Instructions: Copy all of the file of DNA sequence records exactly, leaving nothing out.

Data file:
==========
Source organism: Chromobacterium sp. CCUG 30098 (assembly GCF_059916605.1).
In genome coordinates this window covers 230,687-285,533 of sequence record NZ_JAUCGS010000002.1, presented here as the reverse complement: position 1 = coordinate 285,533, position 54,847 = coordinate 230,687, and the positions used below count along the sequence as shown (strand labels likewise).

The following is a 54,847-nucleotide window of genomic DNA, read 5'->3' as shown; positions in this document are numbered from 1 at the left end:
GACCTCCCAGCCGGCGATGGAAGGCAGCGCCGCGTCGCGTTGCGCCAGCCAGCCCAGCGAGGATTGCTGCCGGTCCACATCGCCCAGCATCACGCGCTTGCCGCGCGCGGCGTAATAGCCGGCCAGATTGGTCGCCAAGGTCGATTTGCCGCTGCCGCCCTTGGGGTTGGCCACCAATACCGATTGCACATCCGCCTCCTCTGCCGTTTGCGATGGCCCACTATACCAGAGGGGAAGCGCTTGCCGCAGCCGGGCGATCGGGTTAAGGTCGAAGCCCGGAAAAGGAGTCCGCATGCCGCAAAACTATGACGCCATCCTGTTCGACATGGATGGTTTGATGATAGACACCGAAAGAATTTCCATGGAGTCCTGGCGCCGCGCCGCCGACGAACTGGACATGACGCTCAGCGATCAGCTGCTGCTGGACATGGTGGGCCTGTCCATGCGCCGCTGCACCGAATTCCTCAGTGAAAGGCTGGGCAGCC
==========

Source organism: Chromobacterium sp. CCUG 30098 (assembly GCF_059916605.1).
In genome coordinates this window covers 230,687-285,533 of sequence record NZ_JAUCGS010000002.1, presented here as the reverse complement: position 1 = coordinate 285,533, position 54,847 = coordinate 230,687, and the positions used below count along the sequence as shown (strand labels likewise).

The following is a 54,847-nucleotide window of genomic DNA, read 5'->3' as shown; positions in this document are numbered from 1 at the left end:
GACCTCCCAGCCGGCGATGGAAGGCAGCGCCGCGTCGCGTTGCGCCAGCCAGCCCAGCGAGGATTGCTGCCGGTCCACATCGCCCAGCATCACGCGCTTGCCGCGCGCGGCGTAATAGCCGGCCAGATTGGTCGCCAAGGTCGATTTGCCGCTGCCGCCCTTGGGGTTGGCCACCAATACCGATTGCACATCCGCCTCCTCTGCCGTTTGCGATGGCCCACTATACCAGAGGGGAAGCGCTTGCCGCAGCCGGGCGATCGGGTTAAGGTCGAAGCCCGGAAAAGGAGTCCGCATGCCGCAAAACTATGACGCCATCCTGTTCGACATGGATGGTTTGATGATAGACACCGAAAGAATTTCCATGGAGTCCTGGCGCCGCGCCGCCGACGAACTGGACATGACGCTCAGCGATCAGCTGCTGCTGGACATGGTGGGCCTGTCCATGCGCCGCTGCACCGAATTCCTCAGTGAAAGGCTGGGCAGCC